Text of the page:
Monthly Archives: December 2014

Reflecting on Medicine in 2014: Sailing Rough Seas and Finding Uncharted Waters Ahead

As we close out on a tumultuous 2014 in healthcare, many physicians are looking forward to a better and more stable 2015. For most of us, 2014 has been marked by significant change. Many healthcare providers have seen their jobs and their patient care roles transform completely. Physician autonomy has diminished and regulation and mandated electronic paperwork has more than doubled. Many physicians find that they are spending far less time caring for patients and a greater proportion of their available clinical time is now being spent interfacing with a computer—both at work and at home on personal time.

During the last year, we have all been affected by the rollout of the Affordable Care Act (ACA), changes in reimbursement, as well as the implementation of a new billing and coding system (ICD-10). For many of us, it also marked a year of transition to system wide electronic medical record systems such as Epic and the growing pains associated with such a major upheaval in the way in which medicine is practiced.   Many practices have continued the trend of “integration” with larger healthcare systems in order to remain financially viable. The American College of Cardiology estimates that by the end of 2014, nearly 60% of all physician members have integrated with hospital systems and this number is expected to rise even further in 2015—ultimately defining the death of private practice as we know it.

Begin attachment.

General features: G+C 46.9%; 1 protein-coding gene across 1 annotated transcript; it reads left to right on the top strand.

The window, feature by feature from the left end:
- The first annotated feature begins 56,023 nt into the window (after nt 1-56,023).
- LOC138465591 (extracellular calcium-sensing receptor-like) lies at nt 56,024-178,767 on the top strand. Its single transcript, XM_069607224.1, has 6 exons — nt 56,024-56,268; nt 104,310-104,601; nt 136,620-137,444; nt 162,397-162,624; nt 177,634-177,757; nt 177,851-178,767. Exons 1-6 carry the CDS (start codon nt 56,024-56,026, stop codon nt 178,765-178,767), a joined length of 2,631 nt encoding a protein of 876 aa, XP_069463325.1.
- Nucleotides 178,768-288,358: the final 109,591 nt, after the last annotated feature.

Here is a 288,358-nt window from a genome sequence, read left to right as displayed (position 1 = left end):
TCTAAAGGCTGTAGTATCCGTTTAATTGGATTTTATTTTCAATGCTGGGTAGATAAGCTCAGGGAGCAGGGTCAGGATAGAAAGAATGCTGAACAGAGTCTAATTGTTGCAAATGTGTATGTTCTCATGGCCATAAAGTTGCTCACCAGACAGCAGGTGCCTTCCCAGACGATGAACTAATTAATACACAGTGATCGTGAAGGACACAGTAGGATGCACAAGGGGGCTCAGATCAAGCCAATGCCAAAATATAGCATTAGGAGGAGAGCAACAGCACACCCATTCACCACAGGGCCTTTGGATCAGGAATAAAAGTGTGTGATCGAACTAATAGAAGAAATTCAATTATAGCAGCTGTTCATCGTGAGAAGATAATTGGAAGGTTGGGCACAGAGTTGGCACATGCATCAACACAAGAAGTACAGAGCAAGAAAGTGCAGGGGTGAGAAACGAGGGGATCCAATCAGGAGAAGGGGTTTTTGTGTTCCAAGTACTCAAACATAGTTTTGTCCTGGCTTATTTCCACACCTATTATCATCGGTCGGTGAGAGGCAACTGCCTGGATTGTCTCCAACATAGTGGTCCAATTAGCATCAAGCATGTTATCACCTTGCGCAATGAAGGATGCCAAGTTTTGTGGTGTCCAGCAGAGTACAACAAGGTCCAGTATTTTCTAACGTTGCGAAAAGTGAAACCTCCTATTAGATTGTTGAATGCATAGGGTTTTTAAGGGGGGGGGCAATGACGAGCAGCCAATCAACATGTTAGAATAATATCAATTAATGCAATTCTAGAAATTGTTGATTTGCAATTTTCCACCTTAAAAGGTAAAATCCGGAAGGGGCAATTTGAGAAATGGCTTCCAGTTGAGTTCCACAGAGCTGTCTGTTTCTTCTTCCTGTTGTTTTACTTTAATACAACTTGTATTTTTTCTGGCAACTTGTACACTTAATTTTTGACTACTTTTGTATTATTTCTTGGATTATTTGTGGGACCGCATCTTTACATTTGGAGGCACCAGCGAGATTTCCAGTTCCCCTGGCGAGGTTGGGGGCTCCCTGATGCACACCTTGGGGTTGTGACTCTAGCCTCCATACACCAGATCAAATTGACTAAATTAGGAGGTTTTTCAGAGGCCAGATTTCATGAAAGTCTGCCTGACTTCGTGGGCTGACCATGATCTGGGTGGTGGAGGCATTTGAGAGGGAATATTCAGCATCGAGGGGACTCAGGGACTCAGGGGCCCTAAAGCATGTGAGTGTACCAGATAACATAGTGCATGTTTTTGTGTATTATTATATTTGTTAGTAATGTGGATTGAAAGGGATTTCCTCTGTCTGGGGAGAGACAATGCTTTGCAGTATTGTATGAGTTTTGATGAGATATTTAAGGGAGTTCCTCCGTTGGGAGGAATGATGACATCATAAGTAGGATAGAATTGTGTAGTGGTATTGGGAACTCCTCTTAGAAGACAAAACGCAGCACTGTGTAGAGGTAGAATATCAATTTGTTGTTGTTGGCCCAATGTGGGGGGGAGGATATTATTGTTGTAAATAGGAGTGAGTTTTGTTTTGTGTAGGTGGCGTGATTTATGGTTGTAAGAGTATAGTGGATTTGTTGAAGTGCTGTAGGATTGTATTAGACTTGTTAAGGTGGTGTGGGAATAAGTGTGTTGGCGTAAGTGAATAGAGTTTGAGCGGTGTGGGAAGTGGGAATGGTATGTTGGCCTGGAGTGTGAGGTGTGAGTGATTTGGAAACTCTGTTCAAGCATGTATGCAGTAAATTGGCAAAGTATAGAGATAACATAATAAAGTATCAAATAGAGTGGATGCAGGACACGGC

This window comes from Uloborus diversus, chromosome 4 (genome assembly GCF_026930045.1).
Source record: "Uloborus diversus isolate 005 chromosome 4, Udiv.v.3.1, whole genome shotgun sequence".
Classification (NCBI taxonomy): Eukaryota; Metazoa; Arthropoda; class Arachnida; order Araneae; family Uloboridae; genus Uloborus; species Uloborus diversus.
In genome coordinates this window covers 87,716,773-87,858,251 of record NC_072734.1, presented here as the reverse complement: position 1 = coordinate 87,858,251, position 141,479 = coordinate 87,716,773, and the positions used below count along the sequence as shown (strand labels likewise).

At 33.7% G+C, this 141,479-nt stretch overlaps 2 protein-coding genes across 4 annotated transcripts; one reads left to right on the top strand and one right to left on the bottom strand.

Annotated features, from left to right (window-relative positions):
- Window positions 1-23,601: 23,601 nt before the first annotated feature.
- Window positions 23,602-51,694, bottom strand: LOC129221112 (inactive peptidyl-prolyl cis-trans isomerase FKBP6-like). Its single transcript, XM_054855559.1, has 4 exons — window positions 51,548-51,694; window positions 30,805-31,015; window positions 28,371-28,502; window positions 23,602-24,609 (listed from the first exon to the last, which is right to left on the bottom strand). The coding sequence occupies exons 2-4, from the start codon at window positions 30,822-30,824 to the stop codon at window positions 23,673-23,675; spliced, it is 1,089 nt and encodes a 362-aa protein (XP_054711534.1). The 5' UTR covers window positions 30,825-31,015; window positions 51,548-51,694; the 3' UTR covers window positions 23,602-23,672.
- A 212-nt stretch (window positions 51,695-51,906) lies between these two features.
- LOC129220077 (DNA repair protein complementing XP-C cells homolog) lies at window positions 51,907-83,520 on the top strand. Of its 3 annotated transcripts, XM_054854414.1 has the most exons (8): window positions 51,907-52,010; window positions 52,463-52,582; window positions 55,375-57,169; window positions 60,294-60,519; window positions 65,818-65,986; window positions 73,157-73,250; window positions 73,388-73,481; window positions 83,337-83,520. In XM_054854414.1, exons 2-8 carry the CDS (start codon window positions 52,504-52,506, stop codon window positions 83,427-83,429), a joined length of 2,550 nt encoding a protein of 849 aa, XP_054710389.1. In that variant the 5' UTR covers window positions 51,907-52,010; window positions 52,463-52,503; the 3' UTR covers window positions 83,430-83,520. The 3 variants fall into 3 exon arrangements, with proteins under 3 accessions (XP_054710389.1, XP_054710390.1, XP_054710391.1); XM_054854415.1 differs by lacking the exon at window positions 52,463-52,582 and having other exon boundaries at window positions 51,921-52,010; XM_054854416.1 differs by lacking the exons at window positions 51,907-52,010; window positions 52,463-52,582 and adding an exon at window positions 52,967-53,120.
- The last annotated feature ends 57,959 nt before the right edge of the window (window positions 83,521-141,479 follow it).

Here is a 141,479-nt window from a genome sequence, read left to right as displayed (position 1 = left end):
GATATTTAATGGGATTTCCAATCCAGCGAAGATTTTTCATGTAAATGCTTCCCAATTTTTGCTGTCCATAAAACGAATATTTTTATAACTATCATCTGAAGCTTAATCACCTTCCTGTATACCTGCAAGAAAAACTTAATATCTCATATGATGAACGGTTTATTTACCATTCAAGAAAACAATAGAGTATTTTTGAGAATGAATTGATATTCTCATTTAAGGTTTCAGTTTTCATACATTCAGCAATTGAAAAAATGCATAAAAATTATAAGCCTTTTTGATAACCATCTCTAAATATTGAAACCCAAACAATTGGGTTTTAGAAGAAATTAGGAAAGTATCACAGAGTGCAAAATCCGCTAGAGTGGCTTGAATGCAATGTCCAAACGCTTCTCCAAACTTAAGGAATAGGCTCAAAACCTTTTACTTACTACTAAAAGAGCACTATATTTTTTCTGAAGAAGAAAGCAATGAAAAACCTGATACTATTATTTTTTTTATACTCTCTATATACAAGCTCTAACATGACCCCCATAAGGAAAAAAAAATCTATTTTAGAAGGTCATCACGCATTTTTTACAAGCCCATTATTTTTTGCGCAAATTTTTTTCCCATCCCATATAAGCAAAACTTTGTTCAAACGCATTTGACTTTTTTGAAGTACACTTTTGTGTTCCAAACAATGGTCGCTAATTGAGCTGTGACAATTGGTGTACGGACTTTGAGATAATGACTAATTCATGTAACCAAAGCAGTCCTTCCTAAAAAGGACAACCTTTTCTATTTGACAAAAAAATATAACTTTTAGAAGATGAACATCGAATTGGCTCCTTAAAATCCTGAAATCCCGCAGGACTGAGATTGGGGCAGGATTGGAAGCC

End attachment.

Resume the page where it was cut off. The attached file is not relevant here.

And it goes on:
Why have these changes occurred?

Ultimately, I believe that the changes to the way in which healthcare is delivered has come about due to 3 distinct reasons:

 1. Declining Reimbursement

Currently reimbursement continues to fall. Multiple government budgetary “fixes” have led to much uncertainty and instability in medical practices (much like seen in any small business with financial and market instability). In addition, the implementation of the ACA has resulted in the expansion of the Medicaid population in the US—now nearly 1 in 5 Americans is covered under a Medicaid plan. Traditionally, Medicaid plans reimburse at levels 45% less than Medicare (which is already much lower than private insurance payments). While the Obama administration did provide a payment incentive for physicians to accept Medicaid, this incentive expires this week. Many practices are becoming financially non viable as overhead costs are risking to more than 60%. As for the ACA, many exchanges have set prices and negotiated contracts with hospital systems—leaving many practices out of network. Both patients and doctors suffer—longtime relationships are severed due to lack of access to particular physicians.

2. Increasing Administrative/Regulatory Demands